KDE 4.10.5 device notifier showing unmounted device after removal.

After I have properly unmounted and removed a device; device manager still shows the device and the icon is present on the panel.
How do you correct this behaviour? The device is long ago disconnected is not physically attached to the USB port.

What if you use the “remove safely” from the opened icon?

It’s not show as mounted. The “arrow” is shown as if you were going to mount it.

And are there any of the possibilities shown (like open with file manager) and what if you use one.

This is one of the first things I should try. Didn’t you do no trials of anything at all?

You can get to the file options dialogue but of course they don’t work. It doesn’t return an error. It just remains shown unmounted.
So yes I have tried all the options.

It works normally if you plug in anther device or put a DVD or CD in the tray. Those items don’t remain when unmounted.

So it is only this device, the others acting normal. Does this happen only once, or can you reproduce it? When you see it for the first time now, I would say it is just a slip of the … (whatever it is).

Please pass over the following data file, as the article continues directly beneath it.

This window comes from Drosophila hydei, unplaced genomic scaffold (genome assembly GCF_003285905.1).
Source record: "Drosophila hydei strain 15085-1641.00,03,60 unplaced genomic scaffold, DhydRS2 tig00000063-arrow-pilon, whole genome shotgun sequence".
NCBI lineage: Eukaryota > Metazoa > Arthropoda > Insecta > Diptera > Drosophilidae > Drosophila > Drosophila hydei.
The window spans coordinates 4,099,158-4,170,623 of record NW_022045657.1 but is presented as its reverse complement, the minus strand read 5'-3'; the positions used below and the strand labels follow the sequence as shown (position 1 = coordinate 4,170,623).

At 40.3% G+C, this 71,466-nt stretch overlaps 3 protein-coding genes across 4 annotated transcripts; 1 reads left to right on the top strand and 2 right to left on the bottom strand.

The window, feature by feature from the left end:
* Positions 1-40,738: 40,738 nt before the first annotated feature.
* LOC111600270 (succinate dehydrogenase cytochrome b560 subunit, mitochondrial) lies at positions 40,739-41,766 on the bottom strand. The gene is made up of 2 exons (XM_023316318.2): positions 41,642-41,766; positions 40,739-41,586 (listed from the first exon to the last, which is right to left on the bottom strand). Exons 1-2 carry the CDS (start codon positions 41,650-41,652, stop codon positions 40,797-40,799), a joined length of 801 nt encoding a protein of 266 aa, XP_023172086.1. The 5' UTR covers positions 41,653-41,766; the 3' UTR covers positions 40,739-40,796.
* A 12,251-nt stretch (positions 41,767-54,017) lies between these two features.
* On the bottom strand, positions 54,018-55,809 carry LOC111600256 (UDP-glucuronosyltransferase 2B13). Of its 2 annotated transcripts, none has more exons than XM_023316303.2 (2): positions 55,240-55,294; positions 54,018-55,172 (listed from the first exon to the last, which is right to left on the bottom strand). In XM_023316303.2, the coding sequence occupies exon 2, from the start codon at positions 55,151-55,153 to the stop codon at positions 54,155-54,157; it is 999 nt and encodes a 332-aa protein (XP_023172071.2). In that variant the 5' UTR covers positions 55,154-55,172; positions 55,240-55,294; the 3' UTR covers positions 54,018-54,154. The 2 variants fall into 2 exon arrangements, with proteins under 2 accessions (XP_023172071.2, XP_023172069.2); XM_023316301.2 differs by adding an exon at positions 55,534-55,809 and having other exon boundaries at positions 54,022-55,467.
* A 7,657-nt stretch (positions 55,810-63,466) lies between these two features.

In that case, I would logout and login again to se if it is gone.

When it is gone then, it will stay a riddle :(. But such things happen. Some timing error somewhere (it could be hard- or software), but difficult to catch when not reproducable. And thus not worth a bug report.

Same here with an USB-Tower with 4 Drives.
I umount the 4 Drives in the Automounter, they are shown as umounted, when I turn off the Power of the USB-Tower, they were shown in the Automounter as umounted.
This is a bug from the Beginning of the Installation of openSUSE 12.3 in January 2013. Now KDE 4.10 is installed from the KDE4.10 Repo.

When I turn on the Power of the USB-Tower, they were shown as mounted in the Automounter.

All other Devices were mounted/umounted normal. And after umount not shown in the Automounter.

But I can live with this little bug.

Sounds like not a big issue.
It just appeared after a recent normal update.

When that update (or patch?) was not about too many packages, you could maybe find out which package it was and file a bug for it.

It was a pretty big batch of items all at once.
It’s likely just a local issue with certain hardware and not widespread.

Then difficult to identify indeed.

Yes, I guess that is part of the problem. Nobody has all the different hardware on the world to test a software change. And thus they depend on bug reports.